First listen to the famous Serenade. So far, so good, I am enjoying it. Pears' voice is a little less grating than usual today. The interplay between tenor and horn is very interesting. I am very much enjoying slowly exploring Britten's works. All of the Decca recordings thus far under the composer's baton have been very good.

Offline Mandryka

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Re: Benjamin Britten
« Reply #506 on: January 25, 2020, 11:07:14 AM »


Back to Britten - after spending some time recently with his operas, I really think he was one of the most important operatic composers of the 20th century - maybe of all centuries.

It's interesting to hear an American saying that. I think many people who went to the opera in London in the second half of the last century would agree, but we were never sure about his reception elsewhere. What I can see is that Grimes gets more and more positive attention from opera people in Europe, and Billy Budd has developped a sort of gay cachet after the film Beau Travail, but maybe the other operas are still not very well known. That seems a shame to me, I like Grimes very much, I have mixed views about Billy Budd,  but the real summit IMO is Turn of the Screw.
« Last Edit: January 25, 2020, 11:13:19 AM by Mandryka »
Wovon man nicht sprechen kann, darüber muss man schweigen

Offline Mandryka

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Re: Benjamin Britten
« Reply #507 on: January 25, 2020, 11:23:24 AM »


First listen to the famous Serenade.

Invisible worm.

WTF is that about?!!!!
Wovon man nicht sprechen kann, darüber muss man schweigen

Offline vers la flamme

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Re: Benjamin Britten
« Reply #508 on: January 25, 2020, 04:56:24 PM »
Invisible worm.

WTF is that about?!!!!

 :laugh: I'm not much of a poetry buff myself, but I do like some Blake. I didn't have the words in front of me the whole time, I'm going to do it right next time, see if I can make some sense out of the words. I was more so immersed in the beautiful orchestration.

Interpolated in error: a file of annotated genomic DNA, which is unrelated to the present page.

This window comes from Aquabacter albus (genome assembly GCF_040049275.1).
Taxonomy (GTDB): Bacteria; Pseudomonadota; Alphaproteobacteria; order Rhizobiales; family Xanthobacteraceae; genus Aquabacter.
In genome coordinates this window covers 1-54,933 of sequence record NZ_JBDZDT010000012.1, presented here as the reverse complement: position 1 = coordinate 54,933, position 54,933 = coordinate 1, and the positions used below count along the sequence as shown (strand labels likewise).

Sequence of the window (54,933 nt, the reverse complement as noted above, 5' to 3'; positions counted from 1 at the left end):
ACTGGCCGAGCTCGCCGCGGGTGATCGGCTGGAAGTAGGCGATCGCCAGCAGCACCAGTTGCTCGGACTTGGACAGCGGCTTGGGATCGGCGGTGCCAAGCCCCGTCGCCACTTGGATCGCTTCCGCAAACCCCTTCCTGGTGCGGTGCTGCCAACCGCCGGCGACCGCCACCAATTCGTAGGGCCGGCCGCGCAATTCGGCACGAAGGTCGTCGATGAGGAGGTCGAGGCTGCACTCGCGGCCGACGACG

Offline Mirror Image

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Re: Benjamin Britten
« Reply #509 on: January 25, 2020, 07:41:17 PM »
I just got this CD in the mail:



First listen to the famous Serenade. So far, so good, I am enjoying it. Pears' voice is a little less grating than usual today. The interplay between tenor and horn is very interesting. I am very much enjoying slowly exploring Britten's works. All of the Decca recordings thus far under the composer's baton have been very good.

A fantastic recording, but I’m of the mind that there are many great performances of these works. Philip Langridge, for example, does a fantastic Serenade as does newcomer Allan Clayton (on Linn). Do check both of these out (when you get the time). They were hugely impressive.
“Works of art create rules; rules do not create works of art.” - Claude Debussy

Offline Mirror Image

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Re: Benjamin Britten
« Reply #510 on: January 25, 2020, 07:46:40 PM »
It's interesting to hear an American saying that. I think many people who went to the opera in London in the second half of the last century would agree, but we were never sure about his reception elsewhere. What I can see is that Grimes gets more and more positive attention from opera people in Europe, and Billy Budd has developped a sort of gay cachet after the film Beau Travail, but maybe the other operas are still not very well known. That seems a shame to me, I like Grimes very much, I have mixed views about Billy Budd,  but the real summit IMO is Turn of the Screw.

I certainly agree that The Turn of the Screw is phenomenal, but I wouldn’t call it ‘the real summit’ of his operatic output. I think this opera, Death in Venice, Peter Grimes, and, believe it or not, Gloriana are what I consider to be Britten at his operatic best. Death in Venice is still rather unappreciated I think, although I’m not sure how often it gets performed. Even when I wasn’t completely taken by Britten’s music years ago, I thought highly of this opera and, in this sense, it was my gateway into his operas.
“Works of art create rules; rules do not create works of art.” - Claude Debussy

Offline Maestro267

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Re: Benjamin Britten
« Reply #511 on: February 12, 2020, 03:46:25 AM »
Just finished Britten's Violin Concerto, and I'm curious about a passage in the second movement. Somewhere in the middle, the solo violin plays very high, and is joined by the piccolo. Then at the other end of the scale, a tuba comes in and plays an ascending pattern which sounds pretty similar to the first half of the subsequent Passacaglia's ground-bass theme. Can the tuba part in II be considered a "preview" of the upcoming Passacaglia to which the entire concerto is building?